Tuesday, December 20, 2022

Today's News: The Beginning of the End?

Three stories tonight seem to have the same theme -- that it may be the beginning of the end for Pierre Poilievre, for Elon Musk and for Donald Trump. 

First, for Pierre Poilievre
Evan Scrimshaw analyzes the Angus Reid poll tonight, comparing Poilievre at 3 months to the other Conservative leaders, and it is NOT good news for PP.
Scrimshaw writes:
...The more notable thing here is clearly not just the net approvals, but the story is actually just about how stable the pool of people who generally like the Conservative leader is.
... the Tories have traded voters in specific­ – they’ve traded well off social liberals in the Horseshoe for cultural conservatives in what would have to be crudely referred to as the “regions” – Northern Ontario, non-urban BC, and Atlantic Canada – but in aggregate the Tories are stuck in the same place.
...Even beyond the fact that the membership pick shit leaders, the existence of the membership makes the list of candidates pretty shit, because talented people don’t run knowing they’ll get some pittance of the vote. Would a Conservative Party led by Lisa Raitt have won the 2019 election? I don’t know, but I do suspect that she would have done a lot better than Andrew Scheer...
... If the Tories win the next election it’ll be because the Liberals run out of gas – which, honestly, I just don’t see. The deal with the NDP has breathed new life into the, yes often slow responding, policy ambitions of this government...
... If Poilievre becomes PM it will be in spite of himself, and the idea that Poilievre’s personal popularity and cult of personality will see him into office is for the birds. His only hope is the Liberals just completely lose control of the car...
I thought this was a perceptive analysis too: Second, for Elon Musk: Unfortunately, tonight Musk seemed to be changing his mind about leaving as CEO. Maybe he is just determined to go down with the ship: And, coincidentally, here is one such article - at The Liberal by Tom Watson, the article Shoot Out The Lights says:
...In this digital era, now in its fourth decade, platforms have come and gone with regularity. Twitter will be the latest, unless Musk decides to offload it and cut his massive losses to reputation and fortune. Prodigy is long gone. CompuServe and AOL as well. Delphi, Pipeline, the Well, Pathfinder, MySpace, GeoCities - I could be here all day. Yet as we consider the role of large digital media platforms to the challenging future for a liberal democracy, we shouldn’t just write off Musk as another Howard Hughes, who lost his mind and almost everything else.
As Tom Nichols put it in The Atlantic, “He has purchased an important and influential piece of the public square not to enhance public debate, but to punish people who annoy him.”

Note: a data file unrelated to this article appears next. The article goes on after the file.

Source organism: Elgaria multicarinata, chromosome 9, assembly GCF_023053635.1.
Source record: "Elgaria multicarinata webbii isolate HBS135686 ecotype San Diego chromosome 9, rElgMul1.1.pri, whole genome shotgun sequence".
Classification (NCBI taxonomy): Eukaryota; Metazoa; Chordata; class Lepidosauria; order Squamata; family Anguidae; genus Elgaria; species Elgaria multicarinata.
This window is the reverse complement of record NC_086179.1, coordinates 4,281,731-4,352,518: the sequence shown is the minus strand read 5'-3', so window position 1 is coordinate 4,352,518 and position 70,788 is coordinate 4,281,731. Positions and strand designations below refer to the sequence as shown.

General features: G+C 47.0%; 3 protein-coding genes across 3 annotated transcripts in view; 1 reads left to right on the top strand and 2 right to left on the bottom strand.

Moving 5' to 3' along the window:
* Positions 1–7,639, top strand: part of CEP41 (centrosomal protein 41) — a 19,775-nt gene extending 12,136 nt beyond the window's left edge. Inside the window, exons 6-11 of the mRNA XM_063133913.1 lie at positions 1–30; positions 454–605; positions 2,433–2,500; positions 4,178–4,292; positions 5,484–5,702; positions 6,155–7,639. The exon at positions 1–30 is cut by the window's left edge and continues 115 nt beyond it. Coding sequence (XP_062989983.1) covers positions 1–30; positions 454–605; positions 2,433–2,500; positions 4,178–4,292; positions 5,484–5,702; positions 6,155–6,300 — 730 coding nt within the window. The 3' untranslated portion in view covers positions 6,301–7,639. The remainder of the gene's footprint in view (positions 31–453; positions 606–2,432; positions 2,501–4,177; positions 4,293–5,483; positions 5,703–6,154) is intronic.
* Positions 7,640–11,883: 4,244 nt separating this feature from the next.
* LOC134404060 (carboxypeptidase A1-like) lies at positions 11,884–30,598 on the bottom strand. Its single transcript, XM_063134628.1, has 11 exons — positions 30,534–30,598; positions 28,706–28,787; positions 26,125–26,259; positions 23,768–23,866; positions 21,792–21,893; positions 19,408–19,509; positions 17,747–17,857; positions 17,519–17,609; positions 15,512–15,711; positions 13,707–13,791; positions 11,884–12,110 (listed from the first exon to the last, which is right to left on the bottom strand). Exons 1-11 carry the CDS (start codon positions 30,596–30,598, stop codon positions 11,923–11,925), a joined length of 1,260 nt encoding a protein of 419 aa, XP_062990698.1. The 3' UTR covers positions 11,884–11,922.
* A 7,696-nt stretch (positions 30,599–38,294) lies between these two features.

...Twitter is a communitarian product. Most of its signature features were created by its own users. The “retweet?” User created. Hashtags, threads? The users. Plus Twitter is basically an intellectual product of that usership - it’s valuable not because of the 80 percent who hardly tweet at all, but because of the 20 percent who do all the tweeting and make all the news. Big names, medium names, popular on Twitter only names. It’s a huge and unique news infrastructure, in my view an irreplaceable one. Musk and his inner circle don’t understand Twitter’s inherent value. They believe it’s biased toward a liberal point of view (which, if protecting users from conspiracy theories dangerous to public health and threats of violence from extremists is liberalism, okay).
Musk is in thrall of a crowd of bullying cretins whose reason for breathing is “owning the libs,” a by-product of their own unhappiness with life and what it offers. But the libs won’t be owned, as it turns out. They’re leaving, for places like Mastodon and Post and Substack. They won’t worship at Musk’s altar - indeed, they detest the ground upon which he trods. At this point, that will never change in his lifetime. He’s finished as a “save the world” kind entrepreneur. That stored value is deader than crypto.
As an institution that’s important to American life (and to some degree, globally as well) Twitter is already in its death throes. Musk moved more quickly than even I thought possible, and I thought he’d kill it. Last night he started a Twitter “poll” about whether he should stay on as CEO. More than likely, the bailout he’s looking for has not materialized. Maybe it will be for the best. We need some new platforms. I need to write longer form pieces like this one.
And we all need a world in which Elon Musk has no relevance whatsoever.
Third, for Donald Trump: 
The January 6 Committee released its Executive Summary today (link to a gift article for my readers) which detailed its accusations against Trump included crimes of insurrection, conspiracy to defraud the United States, and obstruction of Congress, as they referred him to the Justice Department for potential prosecution. 
The NYT also writes:
The summary laid out step by step how Mr. Trump sought to cling to power, much as the committee did during its televised hearings in the summer. 
First, the summary said, Mr. Trump lied about widespread fraud, despite being told his claims were false. He then organized false slates of electors in states won by Mr. Biden as he pressured state officials, the Justice Department and Vice President Mike Pence to overturn the election. Finally, he amassed a mob of his supporters to march on the Capitol, where they engaged in hours of bloody violence while Mr. Trump did nothing to call them off.
Referring Trump to the Justice Department is a much more important issue for America right now than whether Twitter collapses: Finally, here is some good news from Ukraine:
These were both great to see:

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